Marketing

The top ten things that kill real estate vendor website copy

Author
Marc Davison
No.
354
Please excuse the mess. This page is currently under construction.

I’ve been exposed to a host of interesting applications as a result of submissions to our Real Estate 2.0 Mind Map.

And I have noticed patterns within the Website copy that pitch these applications. Too often they include big blocks of confusing copy. Bad copy. Superfluous copy. Technical jargon. Unsupported claims. Grandiose promises that wax miraculous from page to page.

Vendors: These things increase the distance between you and your target customer. They take up valuable space on your site. They muddy up your offering. And ultimately impede sales. I understand the issues you face. Maybe you are a start-up with no marketing department. Or a fully staffed firm whose marketing department lacks skilled web copy writers.

Nailing your copy. Clearly positioning your brand. Conveying value. Defining your benefits. Calling visitors to action. It’s an art form. It needs to be gorgeous. Truthful. Original.

Top 10 cliches that can kill sales

Movie scripts are replete with cliches. “Go on without me, you can still make it.” “Don’t you die on me.” What part of _________ don’t you understand?” Overused lines sound as empty on screen as they read within the script. Poor writing can easily send a great plot to the B list.

Real estate vendor websites endure the same issues. Good solutions lie hidden under poor copy.

Here’s a list of the ten most common – and harmful – offenses: Terms, phrases and claims that should be avoided.

10. Revolutionary – iPod/iTunes was revolutionary. So was Obama’s use of social media. Portraying your widget, rent calculator, map mash-up, or iPhone app as “revolutionary” stretches the boundaries of what that word implies. Real estate has produced too many “revolutionary” things that ended up fizzling out like an open can of Tab on a hot summer day. Scale down the hyperbole. It hurts you.

9. Designed to help you serve buyers while capturing valuable leads – I have a hard time believing that asking consumers to deposit their ZIP code into a form to receive a home valuation which comes days later from some sleeper cell agent is designed to help anyone. I’m pretty sure today’s broker agrees. If your product is designed to capture valuable leads, go deeper. Publish conversion rates. But don’t patronize brokers with how “win-win” your product is. It comes across as insulting.

8. The Best – Ever wonder why Porsche doesn’t market itself as the “best?” They don’t have too. Being the best, or the largest, or having the most users is a good way to set yourself apart. By making that claim yourself, you automatically establish doubt.

7. Home buyers are more savvy than ever Duh. I am almost certain that by now every broker and agent in real estate got the memo. If this is the hook on the end of your line of copy, don’t expect to catch any broker fish. Consumers are online. They are savvy. We all get it.

6. Real Estate Professional – I realize we live in a politically correct world where we now place everyone and everything on a pedestal. Even agents will tell you how transparently obvious this pandering appears. Not everyone in real estate is a professional. The ones who are know it. They don’t need to be lumped in with the yahoos who have magnetic signs on their cars or don red hats. They are happy to be called what they are, proudly: REALTORS.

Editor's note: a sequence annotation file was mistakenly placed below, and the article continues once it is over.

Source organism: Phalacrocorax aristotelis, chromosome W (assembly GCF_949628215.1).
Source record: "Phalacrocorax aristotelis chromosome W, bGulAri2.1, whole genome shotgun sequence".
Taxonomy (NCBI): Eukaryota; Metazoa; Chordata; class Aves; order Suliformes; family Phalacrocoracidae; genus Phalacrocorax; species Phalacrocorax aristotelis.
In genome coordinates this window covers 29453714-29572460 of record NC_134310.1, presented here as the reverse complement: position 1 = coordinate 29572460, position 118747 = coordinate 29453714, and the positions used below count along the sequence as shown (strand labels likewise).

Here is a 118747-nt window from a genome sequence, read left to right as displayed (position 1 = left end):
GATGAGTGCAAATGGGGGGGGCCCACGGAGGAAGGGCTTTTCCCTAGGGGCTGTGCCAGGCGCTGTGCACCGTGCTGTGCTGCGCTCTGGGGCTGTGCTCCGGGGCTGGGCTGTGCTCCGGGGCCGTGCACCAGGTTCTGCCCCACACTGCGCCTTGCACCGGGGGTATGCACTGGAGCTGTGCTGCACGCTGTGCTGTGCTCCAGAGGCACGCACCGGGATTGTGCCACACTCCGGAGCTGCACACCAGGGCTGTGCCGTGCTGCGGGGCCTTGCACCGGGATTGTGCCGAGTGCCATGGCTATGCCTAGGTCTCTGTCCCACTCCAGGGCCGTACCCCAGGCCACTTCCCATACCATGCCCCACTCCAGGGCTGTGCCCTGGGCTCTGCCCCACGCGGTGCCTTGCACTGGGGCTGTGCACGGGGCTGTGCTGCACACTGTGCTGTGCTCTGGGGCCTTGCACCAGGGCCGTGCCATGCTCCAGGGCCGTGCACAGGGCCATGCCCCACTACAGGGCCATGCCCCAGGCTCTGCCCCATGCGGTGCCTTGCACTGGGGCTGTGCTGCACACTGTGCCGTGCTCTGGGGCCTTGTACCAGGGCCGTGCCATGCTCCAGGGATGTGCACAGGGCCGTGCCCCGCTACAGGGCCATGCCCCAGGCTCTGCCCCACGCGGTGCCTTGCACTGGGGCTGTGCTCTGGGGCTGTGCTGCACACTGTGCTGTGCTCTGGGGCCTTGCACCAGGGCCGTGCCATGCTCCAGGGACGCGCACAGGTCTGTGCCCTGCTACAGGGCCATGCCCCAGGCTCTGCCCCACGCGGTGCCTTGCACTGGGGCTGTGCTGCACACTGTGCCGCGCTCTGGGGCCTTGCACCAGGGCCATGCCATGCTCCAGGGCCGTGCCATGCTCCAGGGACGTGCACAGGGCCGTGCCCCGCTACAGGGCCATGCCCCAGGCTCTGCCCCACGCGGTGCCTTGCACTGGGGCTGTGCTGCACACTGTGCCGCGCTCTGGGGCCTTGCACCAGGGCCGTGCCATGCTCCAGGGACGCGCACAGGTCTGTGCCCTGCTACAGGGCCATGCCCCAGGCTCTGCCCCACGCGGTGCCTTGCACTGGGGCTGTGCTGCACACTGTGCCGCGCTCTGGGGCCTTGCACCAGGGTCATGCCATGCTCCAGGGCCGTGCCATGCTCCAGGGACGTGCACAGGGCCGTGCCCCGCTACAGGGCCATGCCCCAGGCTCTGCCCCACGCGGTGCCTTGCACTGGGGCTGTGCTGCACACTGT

5. It’s so simple – Maybe for your programmers. But for the rank and file broker or agent who did not grow up using the Web, much of this is not simple. Making your reader feel stupid is a bad move.

4. Empower – Like the noun “paradigm,” “empower” is an easy verb vendors like to hang their benefits on. Consider the possibility that subconsciously, brokers might be a bit queasy about licensing another empowering product that cultivates a smarter consumer who, as a result, may emerge feeling so empowered as to bypass using the broker altogether.

3. Cutting Edge – Defined in the wider world as the position of greatest advancement or importance, cutting edge in real estate has been overused, abused and tied to some of the most worthless offerings in our industry. I would suggest that cutting edge has become synonymous with unproven, untested, not fully realized, and a solution to a problem that doesn’t exist. If what you offer is really cutting edge, it will be revealed without you claiming it.

2. Free – As far as real estate tools go, “free” translates to poor or no customer service. It also represents a lure to suck prospects into the rest of your offering – the part that requires payment. If you are offering something for free no need to mention it. Real estate folks want things that work.

1. Our software will change the way real estate will be transacted – If your website copywriter pens this statement, take their keyboard away. Despite all the advancements in technology, the transaction today is very similar to what it was twenty years ago. Besides, the rank and file broker is not looking to change the way real estate will be transacted. What they want is more transactions. What they really want is reliable vendors who deliver what they promise and provide great customer service forever.

The solution

A particular take-out restaurant might pride itself on marketing its fare as the best in town. Or having the most varied menu. Or the cheapest prices. But if they dug deeper they might discover that the real reason people order take-out has nothing to do with price or selection. It might just be that it’s a better alternative than staying home and doing dishes.

When you hit on the core reason people are drawn to a product or service like yours, you will find yourself at the threshold of writing great copy.

Davison Twitter: 1000wattmarc